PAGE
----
Muggles' Guide to Harry Potter/Magic/Astronomy
|Muggles' Guide to Harry Potter - Magic|
|First Appearance||Harry Potter and the Prisoner of Azkaban|
Astronomy instructs students on planets, stars, and other sky objects and their role in the magical world. At Hogwarts, this may be a core subject, required of all Hogwarts students until at least their fifth year; those with sufficiently high O.W.L. marks in the course can then go on to N.E.W.T.-level study in years 6 and 7. We believe that at Hogwarts it is taught by Professor Sinistra.
Astronomy classes take place in the top-most level of the Astronomy Tower, the tallest tower in Hogwarts Castle, and of course are always after dark.
It is uncertain whether this is a core subject, or one of the options offered from third year onwards. When courses are selected, there is no specific mention of this course, and there doesn't seem to have been much, if any, mention of the course earlier in the series. The only thing that could be considered a mention is in the first-year book list, which explicitly calls out the requirement for "a telescope".
Harry, Ron, and Hermione are seen to take the OWL exam in that course, but as they are disturbed by the firefight surrounding Hagrid's dismissal, Harry and Ron manage only an Acceptable OWL mark in the course, and do not continue at that point. We suspect that Hermione, as usual, has finished her work early and so has already earned her top marks by the time the firefight breaks out.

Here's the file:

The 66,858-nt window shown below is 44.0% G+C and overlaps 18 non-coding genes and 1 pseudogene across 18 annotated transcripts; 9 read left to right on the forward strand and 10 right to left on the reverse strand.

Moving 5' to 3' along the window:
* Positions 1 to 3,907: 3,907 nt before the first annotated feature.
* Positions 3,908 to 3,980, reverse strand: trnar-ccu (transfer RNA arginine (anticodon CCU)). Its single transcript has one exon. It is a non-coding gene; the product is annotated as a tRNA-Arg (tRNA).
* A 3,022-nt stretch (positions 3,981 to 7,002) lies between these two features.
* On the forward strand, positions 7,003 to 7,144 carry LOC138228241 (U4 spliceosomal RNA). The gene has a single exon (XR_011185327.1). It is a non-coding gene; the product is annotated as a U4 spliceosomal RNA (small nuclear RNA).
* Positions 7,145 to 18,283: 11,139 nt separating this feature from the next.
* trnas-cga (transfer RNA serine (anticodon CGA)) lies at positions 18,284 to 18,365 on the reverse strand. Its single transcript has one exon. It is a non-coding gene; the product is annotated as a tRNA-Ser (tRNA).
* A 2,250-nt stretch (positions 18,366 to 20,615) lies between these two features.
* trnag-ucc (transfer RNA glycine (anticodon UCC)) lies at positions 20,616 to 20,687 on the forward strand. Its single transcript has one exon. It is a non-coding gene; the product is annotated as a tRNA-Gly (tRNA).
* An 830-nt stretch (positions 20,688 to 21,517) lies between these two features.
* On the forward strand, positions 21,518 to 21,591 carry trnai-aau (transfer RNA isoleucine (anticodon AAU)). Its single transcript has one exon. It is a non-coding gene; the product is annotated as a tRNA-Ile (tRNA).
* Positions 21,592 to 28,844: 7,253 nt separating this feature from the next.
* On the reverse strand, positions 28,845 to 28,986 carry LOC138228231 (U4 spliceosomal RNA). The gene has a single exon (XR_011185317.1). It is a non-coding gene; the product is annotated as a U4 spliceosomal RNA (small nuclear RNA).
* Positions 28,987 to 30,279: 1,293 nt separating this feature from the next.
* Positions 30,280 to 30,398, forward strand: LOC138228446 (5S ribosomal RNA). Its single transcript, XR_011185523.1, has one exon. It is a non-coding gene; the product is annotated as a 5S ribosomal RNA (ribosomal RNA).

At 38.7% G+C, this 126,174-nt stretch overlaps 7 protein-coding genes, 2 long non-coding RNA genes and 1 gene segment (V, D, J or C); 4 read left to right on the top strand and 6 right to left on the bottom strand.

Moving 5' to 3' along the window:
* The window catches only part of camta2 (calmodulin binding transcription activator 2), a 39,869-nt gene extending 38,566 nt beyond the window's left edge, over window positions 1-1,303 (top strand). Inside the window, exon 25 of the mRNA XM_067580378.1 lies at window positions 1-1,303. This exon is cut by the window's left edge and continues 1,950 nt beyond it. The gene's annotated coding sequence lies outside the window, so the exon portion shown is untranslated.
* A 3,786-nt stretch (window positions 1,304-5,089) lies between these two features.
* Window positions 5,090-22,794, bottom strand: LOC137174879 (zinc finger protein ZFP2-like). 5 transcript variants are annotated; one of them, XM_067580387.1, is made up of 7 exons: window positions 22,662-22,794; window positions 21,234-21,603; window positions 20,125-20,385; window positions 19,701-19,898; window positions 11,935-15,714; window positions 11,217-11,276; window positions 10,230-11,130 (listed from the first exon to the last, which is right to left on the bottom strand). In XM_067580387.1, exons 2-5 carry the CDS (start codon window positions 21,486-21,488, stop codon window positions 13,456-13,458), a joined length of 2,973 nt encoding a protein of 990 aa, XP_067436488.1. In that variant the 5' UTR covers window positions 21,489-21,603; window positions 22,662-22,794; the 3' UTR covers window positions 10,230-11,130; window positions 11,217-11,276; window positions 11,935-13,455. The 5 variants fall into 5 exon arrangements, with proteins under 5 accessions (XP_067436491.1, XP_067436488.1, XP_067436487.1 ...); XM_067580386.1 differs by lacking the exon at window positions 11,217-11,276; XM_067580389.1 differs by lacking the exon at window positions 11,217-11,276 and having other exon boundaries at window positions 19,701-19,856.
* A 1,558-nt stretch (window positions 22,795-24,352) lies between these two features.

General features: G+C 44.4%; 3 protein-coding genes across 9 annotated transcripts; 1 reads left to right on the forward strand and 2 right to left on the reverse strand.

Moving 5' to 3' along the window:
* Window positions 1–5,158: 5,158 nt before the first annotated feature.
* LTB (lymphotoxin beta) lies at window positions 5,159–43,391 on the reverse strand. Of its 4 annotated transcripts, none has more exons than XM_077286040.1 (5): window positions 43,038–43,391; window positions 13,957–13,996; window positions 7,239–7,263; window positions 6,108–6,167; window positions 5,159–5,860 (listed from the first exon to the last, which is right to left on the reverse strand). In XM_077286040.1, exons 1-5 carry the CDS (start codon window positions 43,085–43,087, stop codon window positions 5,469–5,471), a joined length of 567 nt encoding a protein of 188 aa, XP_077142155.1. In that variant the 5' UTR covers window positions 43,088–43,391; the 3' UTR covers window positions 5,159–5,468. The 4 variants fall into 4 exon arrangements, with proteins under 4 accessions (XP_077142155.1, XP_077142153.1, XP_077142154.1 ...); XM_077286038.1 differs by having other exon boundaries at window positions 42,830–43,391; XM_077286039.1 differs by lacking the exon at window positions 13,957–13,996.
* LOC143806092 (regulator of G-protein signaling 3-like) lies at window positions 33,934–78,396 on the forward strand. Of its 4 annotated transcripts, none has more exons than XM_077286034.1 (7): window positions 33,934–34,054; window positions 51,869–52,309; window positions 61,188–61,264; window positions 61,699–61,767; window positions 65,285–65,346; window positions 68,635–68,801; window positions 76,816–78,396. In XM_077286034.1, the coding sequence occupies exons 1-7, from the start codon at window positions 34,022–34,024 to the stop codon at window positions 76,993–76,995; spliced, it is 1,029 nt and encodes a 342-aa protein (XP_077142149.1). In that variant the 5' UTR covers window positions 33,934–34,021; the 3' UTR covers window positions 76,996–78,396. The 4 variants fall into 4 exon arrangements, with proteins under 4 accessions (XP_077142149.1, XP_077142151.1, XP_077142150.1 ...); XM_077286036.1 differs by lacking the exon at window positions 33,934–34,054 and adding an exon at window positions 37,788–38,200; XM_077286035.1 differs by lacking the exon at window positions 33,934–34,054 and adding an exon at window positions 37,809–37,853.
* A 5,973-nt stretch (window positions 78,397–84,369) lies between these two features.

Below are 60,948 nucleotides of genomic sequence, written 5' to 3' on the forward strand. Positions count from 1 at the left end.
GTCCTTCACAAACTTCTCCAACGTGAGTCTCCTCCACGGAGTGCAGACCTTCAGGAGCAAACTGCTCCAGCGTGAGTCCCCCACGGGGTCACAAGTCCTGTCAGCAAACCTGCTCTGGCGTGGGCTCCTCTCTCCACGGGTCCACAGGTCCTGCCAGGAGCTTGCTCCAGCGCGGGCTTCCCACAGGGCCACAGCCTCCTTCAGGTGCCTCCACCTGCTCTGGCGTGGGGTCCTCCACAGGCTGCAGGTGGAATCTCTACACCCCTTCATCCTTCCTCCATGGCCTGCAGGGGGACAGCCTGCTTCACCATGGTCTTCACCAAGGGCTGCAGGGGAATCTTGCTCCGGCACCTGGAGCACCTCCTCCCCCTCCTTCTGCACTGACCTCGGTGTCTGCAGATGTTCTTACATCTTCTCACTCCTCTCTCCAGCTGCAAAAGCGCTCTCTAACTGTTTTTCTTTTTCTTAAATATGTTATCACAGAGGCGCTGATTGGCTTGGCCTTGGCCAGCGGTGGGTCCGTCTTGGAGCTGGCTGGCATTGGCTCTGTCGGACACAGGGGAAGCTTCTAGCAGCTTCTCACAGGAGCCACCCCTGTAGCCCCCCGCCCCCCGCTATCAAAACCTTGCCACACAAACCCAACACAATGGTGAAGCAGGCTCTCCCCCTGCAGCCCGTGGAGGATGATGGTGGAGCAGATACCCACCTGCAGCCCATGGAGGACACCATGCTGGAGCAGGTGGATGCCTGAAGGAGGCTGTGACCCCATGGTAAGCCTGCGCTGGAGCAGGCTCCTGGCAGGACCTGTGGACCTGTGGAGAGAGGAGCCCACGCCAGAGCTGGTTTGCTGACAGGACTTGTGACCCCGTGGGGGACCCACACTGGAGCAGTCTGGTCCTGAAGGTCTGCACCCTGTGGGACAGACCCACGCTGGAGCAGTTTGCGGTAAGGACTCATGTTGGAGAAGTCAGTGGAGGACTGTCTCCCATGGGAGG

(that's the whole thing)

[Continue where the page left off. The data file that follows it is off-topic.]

We must be careful in discussion of astronomy to differentiate it not only from the branch of Muggle fortune-telling and Wizarding Divination known as "astrology", but from the study of the motion of spatial objects called "Astronomy" in the Muggle world. It is certain that Wizarding astronomy involves location of the heavenly bodies and determinations of their relative motions, but we expect that the impact of the motions of these bodies also has some magical effect, and the Astronomy course almost certainly is involved with the memorization of these effects and their uses. We note the following two examples of this sort of effect: in Harry Potter and the Deathly Hallows, we see Professor Slughorn collecting something that is "most efficacious if harvested at twilight", as he remarks to Professor Sprout. And in our world, there is a belief that crops will grow better if planted "in the dark of the moon."